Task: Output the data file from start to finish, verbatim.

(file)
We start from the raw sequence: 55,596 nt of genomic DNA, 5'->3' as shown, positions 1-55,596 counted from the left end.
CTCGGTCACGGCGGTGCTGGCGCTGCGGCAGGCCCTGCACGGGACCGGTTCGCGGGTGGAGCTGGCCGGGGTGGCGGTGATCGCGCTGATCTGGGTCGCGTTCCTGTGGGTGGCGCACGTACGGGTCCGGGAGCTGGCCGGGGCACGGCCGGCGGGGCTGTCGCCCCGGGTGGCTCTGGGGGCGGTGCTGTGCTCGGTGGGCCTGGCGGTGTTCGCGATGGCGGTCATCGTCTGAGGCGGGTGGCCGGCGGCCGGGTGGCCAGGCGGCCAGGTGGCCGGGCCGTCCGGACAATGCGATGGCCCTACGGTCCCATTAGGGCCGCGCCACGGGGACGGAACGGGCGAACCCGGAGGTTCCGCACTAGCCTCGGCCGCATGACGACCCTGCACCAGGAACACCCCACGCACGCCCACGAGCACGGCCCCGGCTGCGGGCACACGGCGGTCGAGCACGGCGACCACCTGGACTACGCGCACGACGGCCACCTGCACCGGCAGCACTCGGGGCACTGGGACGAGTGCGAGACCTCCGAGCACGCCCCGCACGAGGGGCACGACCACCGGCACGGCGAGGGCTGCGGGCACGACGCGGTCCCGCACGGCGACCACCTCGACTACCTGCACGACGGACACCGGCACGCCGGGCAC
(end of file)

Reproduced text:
We start from the raw sequence: 55,596 nt of genomic DNA, 5'->3' as shown, positions 1-55,596 counted from the left end.
CTCGGTCACGGCGGTGCTGGCGCTGCGGCAGGCCCTGCACGGGACCGGTTCGCGGGTGGAGCTGGCCGGGGTGGCGGTGATCGCGCTGATCTGGGTCGCGTTCCTGTGGGTGGCGCACGTACGGGTCCGGGAGCTGGCCGGGGCACGGCCGGCGGGGCTGTCGCCCCGGGTGGCTCTGGGGGCGGTGCTGTGCTCGGTGGGCCTGGCGGTGTTCGCGATGGCGGTCATCGTCTGAGGCGGGTGGCCGGCGGCCGGGTGGCCAGGCGGCCAGGTGGCCGGGCCGTCCGGACAATGCGATGGCCCTACGGTCCCATTAGGGCCGCGCCACGGGGACGGAACGGGCGAACCCGGAGGTTCCGCACTAGCCTCGGCCGCATGACGACCCTGCACCAGGAACACCCCACGCACGCCCACGAGCACGGCCCCGGCTGCGGGCACACGGCGGTCGAGCACGGCGACCACCTGGACTACGCGCACGACGGCCACCTGCACCGGCAGCACTCGGGGCACTGGGACGAGTGCGAGACCTCCGAGCACGCCCCGCACGAGGGGCACGACCACCGGCACGGCGAGGGCTGCGGGCACGACGCGGTCCCGCACGGCGACCACCTCGACTACCTGCACGACGGACACCGGCACGCCGGGCAC